From the email list February 2013...
Linda Joy Mitchell, Silas Lusias and I recently hosted a stakeholder workshop in Northern Kenya - Marsabit region - which was kindly organised and funded by Caritas, an Austrian Development Agency.
I am copying Judith, who was the one inviting us into this work and brilliantly project managed the conference with all its complexities. She has been to an AoH training herself some time ago.
The purpose of this conference was to share knowledge and practices on pastoralist livelihood and discuss new possibilities and alternatives for the future. The aim was to identify feasible new ways of working together and inform a new approach from the Government of Kenya, CARITAS, UN/donor agencies, local NGOs and local pastoralists communities.
Participants were ca. 40 people from all of these groups. We spent 4 days in a beautiful lodge in the national park of Marsabit, surrounded by stunning nature and being visited by buffalos each night.
We created a safe container, where some of the current ways development is practiced could be questioned by the practitioners themselves, where new ways of relating to the the people that development is 'done to' could be experienced.
One of the most significant moments of the whole experience - for me personally and for many in the groups according to their feedback - was a half day learning journey we did into a pastoralist community (see harvest). It made me realise the importance of having a shared embodied experience of the 'thing' we talk about and what a difference it makes. It got the group to a deeper level of reflection that was grounded in a shared present experience rather than reflecting on the past.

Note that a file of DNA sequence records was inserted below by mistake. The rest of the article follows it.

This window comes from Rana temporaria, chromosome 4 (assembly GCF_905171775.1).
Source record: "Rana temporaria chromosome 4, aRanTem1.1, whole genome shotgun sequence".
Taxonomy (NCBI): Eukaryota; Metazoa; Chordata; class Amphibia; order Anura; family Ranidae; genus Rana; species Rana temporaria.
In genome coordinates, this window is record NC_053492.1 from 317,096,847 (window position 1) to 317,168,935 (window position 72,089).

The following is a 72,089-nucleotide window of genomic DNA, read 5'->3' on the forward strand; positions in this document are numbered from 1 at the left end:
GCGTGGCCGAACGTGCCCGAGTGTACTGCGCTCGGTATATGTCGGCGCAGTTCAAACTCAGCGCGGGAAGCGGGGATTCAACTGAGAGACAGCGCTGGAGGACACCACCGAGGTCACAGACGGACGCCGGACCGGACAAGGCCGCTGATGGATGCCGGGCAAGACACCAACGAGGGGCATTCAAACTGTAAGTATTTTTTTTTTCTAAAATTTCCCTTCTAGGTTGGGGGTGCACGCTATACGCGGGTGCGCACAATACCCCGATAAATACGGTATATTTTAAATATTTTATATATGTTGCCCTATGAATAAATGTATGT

It felt like a beautiful coming together of the Art of Hosting and some of the elements of Theory U, which my partner Hendrik and I have been experimenting with for a while.
Hope you enjoy the reading. If you have any questions or reflections I would be happy to hear them.
Judith, Linda and Silas, please feel free to add your own reflections.
Much love from Cairo,
P.S. For those of you who don't know what pastoralists are - like me before this work: they are people who live mostly from keeping livestock, like camels, cattle, goats. They are mostly nomadic folks, following water and pasture, but many have started to settle. In Kenya there are many different tribes who live this way.